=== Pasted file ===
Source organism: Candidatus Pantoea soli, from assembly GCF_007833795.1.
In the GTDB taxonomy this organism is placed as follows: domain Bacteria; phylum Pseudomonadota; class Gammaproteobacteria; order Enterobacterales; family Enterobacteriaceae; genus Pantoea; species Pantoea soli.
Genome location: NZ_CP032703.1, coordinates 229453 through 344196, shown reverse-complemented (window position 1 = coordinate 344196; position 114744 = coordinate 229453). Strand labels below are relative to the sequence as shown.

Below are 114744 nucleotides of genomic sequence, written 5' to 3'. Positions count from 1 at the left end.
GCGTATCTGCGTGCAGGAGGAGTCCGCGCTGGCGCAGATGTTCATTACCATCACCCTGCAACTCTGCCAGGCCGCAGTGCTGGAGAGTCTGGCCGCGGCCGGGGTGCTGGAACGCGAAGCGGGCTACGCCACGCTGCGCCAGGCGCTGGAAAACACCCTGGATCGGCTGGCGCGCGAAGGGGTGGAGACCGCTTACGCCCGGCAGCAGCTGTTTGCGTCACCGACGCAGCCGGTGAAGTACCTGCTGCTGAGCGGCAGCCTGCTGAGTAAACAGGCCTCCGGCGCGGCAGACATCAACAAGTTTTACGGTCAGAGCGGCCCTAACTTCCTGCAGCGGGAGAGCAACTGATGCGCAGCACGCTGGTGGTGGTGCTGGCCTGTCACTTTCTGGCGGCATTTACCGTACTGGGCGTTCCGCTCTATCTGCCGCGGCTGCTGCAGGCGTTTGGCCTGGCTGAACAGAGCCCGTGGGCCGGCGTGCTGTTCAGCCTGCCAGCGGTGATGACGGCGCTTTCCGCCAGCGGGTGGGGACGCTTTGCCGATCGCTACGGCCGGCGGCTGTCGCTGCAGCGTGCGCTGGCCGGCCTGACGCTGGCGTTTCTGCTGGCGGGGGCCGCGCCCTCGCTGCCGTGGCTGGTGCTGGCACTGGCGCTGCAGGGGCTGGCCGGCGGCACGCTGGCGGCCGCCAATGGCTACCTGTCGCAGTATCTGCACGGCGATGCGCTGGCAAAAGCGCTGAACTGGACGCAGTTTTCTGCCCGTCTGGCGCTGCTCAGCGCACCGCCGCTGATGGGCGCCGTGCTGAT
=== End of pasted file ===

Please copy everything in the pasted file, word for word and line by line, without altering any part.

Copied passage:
Source organism: Candidatus Pantoea soli, from assembly GCF_007833795.1.
In the GTDB taxonomy this organism is placed as follows: domain Bacteria; phylum Pseudomonadota; class Gammaproteobacteria; order Enterobacterales; family Enterobacteriaceae; genus Pantoea; species Pantoea soli.
Genome location: NZ_CP032703.1, coordinates 229453 through 344196, shown reverse-complemented (window position 1 = coordinate 344196; position 114744 = coordinate 229453). Strand labels below are relative to the sequence as shown.

Below are 114744 nucleotides of genomic sequence, written 5' to 3'. Positions count from 1 at the left end.
GCGTATCTGCGTGCAGGAGGAGTCCGCGCTGGCGCAGATGTTCATTACCATCACCCTGCAACTCTGCCAGGCCGCAGTGCTGGAGAGTCTGGCCGCGGCCGGGGTGCTGGAACGCGAAGCGGGCTACGCCACGCTGCGCCAGGCGCTGGAAAACACCCTGGATCGGCTGGCGCGCGAAGGGGTGGAGACCGCTTACGCCCGGCAGCAGCTGTTTGCGTCACCGACGCAGCCGGTGAAGTACCTGCTGCTGAGCGGCAGCCTGCTGAGTAAACAGGCCTCCGGCGCGGCAGACATCAACAAGTTTTACGGTCAGAGCGGCCCTAACTTCCTGCAGCGGGAGAGCAACTGATGCGCAGCACGCTGGTGGTGGTGCTGGCCTGTCACTTTCTGGCGGCATTTACCGTACTGGGCGTTCCGCTCTATCTGCCGCGGCTGCTGCAGGCGTTTGGCCTGGCTGAACAGAGCCCGTGGGCCGGCGTGCTGTTCAGCCTGCCAGCGGTGATGACGGCGCTTTCCGCCAGCGGGTGGGGACGCTTTGCCGATCGCTACGGCCGGCGGCTGTCGCTGCAGCGTGCGCTGGCCGGCCTGACGCTGGCGTTTCTGCTGGCGGGGGCCGCGCCCTCGCTGCCGTGGCTGGTGCTGGCACTGGCGCTGCAGGGGCTGGCCGGCGGCACGCTGGCGGCCGCCAATGGCTACCTGTCGCAGTATCTGCACGGCGATGCGCTGGCAAAAGCGCTGAACTGGACGCAGTTTTCTGCCCGTCTGGCGCTGCTCAGCGCACCGCCGCTGATGGGCGCCGTGCTGAT